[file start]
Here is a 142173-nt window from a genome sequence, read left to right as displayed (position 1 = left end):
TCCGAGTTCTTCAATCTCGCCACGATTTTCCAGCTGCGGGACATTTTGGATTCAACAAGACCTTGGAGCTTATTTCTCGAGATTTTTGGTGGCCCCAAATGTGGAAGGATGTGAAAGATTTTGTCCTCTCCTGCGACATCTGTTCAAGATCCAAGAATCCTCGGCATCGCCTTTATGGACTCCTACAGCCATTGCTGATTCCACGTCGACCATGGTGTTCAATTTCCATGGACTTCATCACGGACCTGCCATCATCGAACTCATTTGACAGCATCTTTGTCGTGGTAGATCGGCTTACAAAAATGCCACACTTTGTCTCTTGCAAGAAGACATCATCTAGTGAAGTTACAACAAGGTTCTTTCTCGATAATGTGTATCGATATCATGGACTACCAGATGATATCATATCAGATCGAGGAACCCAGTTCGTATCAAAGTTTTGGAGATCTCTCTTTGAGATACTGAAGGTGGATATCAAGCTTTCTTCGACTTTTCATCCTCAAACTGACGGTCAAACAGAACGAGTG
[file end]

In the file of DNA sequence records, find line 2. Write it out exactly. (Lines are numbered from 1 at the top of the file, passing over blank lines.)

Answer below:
TCCGAGTTCTTCAATCTCGCCACGATTTTCCAGCTGCGGGACATTTTGGATTCAACAAGACCTTGGAGCTTATTTCTCGAGATTTTTGGTGGCCCCAAATGTGGAAGGATGTGAAAGATTTTGTCCTCTCCTGCGACATCTGTTCAAGATCCAAGAATCCTCGGCATCGCCTTTATGGACTCCTACAGCCATTGCTGATTCCACGTCGACCATGGTGTTCAATTTCCATGGACTTCATCACGGACCTGCCATCATCGAACTCATTTGACAGCATCTTTGTCGTGGTAGATCGGCTTACAAAAATGCCACACTTTGTCTCTTGCAAGAAGACATCATCTAGTGAAGTTACAACAAGGTTCTTTCTCGATAATGTGTATCGATATCATGGACTACCAGATGATATCATATCAGATCGAGGAACCCAGTTCGTATCAAAGTTTTGGAGATCTCTCTTTGAGATACTGAAGGTGGATATCAAGCTTTCTTCGACTTTTCATCCTCAAACTGACGGTCAAACAGAACGAGTG